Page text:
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Office Address:

49 Mayaman corner
Matahimik Streets,
UP Village,
Quezon City

Office Telephone Numbers:
(632) 926-2838
(632) 259-5314
(632) 433-2136 (Telefax)

Email:
migranteintl@edsamail.com.ph
migrante@nsclub.net

MIGRANTE International
International Alliance of Filipino Migrant Organizations

The migration of Filipinos abroad is a product of extreme poverty and joblessness in the country that is brought about the decrepit social system perpetuated by US neocolonialism. The deepening economic crisis in the Philippines has simultaneously aggravated the migration of Filipinos abroad to gargantuan proportion. More than 2,000 migrant Filipinos leave the country each day and approximately one-third of these are composed of unskilled workers. They can be found in 182 countries worldwide.

Filipinos are driven abroad since the government cannot provide them work. This is not surprising since the Philippine economy is backward, agrarian, and without basic industries. Hence, it cannot generate enough employment for Filipinos. Millions of workers are being thrown out of their regular jobs as foreign and domestic capitalists resort to contractualization and downsizing so as to maintain and generate more profits. Thus, Filipinolippines, indeed, is a rich source of cheap labor by developed countries.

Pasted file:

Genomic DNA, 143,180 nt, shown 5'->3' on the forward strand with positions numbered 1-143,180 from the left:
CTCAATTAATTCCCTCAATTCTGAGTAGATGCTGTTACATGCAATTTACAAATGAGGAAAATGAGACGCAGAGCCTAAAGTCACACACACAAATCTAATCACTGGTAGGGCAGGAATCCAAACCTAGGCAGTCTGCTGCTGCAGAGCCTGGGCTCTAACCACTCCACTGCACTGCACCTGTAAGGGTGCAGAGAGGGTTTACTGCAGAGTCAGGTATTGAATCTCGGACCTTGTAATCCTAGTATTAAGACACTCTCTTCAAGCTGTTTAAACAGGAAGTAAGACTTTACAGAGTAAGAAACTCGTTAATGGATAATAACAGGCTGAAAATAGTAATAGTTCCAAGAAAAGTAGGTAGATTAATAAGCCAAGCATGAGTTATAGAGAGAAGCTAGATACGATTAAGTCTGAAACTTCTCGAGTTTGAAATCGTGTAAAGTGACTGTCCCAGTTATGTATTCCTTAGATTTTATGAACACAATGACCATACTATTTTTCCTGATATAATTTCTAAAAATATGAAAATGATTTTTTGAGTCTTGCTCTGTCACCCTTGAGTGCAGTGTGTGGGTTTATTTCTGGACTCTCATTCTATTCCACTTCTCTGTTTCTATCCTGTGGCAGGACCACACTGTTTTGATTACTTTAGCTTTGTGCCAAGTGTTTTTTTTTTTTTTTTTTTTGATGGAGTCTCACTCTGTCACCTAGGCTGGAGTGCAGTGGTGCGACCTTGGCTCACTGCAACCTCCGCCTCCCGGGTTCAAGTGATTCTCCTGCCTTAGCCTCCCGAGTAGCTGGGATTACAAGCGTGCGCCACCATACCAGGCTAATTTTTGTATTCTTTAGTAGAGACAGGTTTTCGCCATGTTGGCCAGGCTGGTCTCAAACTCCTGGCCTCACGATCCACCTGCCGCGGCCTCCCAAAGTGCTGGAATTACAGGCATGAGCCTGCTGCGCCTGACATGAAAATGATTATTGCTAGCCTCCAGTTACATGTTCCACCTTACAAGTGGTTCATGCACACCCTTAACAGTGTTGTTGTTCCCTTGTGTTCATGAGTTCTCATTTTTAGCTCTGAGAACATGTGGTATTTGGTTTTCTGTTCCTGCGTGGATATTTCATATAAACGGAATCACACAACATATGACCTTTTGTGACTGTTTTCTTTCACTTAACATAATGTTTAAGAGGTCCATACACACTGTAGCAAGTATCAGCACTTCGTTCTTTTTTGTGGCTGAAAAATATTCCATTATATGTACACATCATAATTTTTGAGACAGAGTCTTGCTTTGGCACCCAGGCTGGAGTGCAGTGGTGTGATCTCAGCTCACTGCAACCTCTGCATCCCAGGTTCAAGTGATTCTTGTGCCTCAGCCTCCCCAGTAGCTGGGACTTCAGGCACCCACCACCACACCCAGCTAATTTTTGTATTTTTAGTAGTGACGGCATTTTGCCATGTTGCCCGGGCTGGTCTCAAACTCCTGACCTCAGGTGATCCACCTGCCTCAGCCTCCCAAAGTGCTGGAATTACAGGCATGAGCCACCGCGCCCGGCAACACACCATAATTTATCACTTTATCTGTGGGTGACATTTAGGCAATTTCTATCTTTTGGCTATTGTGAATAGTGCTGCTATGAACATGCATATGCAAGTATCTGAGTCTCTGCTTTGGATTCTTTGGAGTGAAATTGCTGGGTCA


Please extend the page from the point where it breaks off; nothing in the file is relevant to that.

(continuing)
Migrant Filipinos contribute a lot to the economy through their remittances. From 1990 to 1995, remittances of migrant Filipinos were registered at US$14.543 billion. In 1999 alone, it registered a high of US$6.9 billion. The government recognizes this contribution. In fact, they are hailed as "new economic heroes."

Migrant Filipinos are an exploited lot. The Philippine government extracts exorbitant fees from them as requisite to their deployment abroad. Government rakes in millions daily in the processing of their papers alone. These include payments for passports, NBI and medical clearances, administrative fees, forced contributions and a litany of other expenses.

The abuses and exploitation they experience in their place of work are prevalent. These range from contract violations, rape, sexual harassment, mysterious deaths, among others. Yearly, hundreds of thousand of Filipinos are reported to have suffered various forms of abuse and exploitation in the hands of their employers. Women migrant workers in particular are most vulnerable to abuses and maltreatment. They are subjected to sexual and physical abuses, as in the case of domestic helpers, while many become victims of white slavery.

Nothing can pronounce the exploitation and abuses committed against migrant Filipinos than those inflicted to Flor Contemplacion and Sarah Balabagan. Their cases opened the eyes of the entire Filipino people and the international community on the hapless plight of migrant Filipinos.

The anguish and ordeal of migrant Filipinos continue. The conditions that confront them necessitate the continued organizing, education and mobilization work among their ranks in their struggle for their rights and welfare, and for genuine freedom and democracy.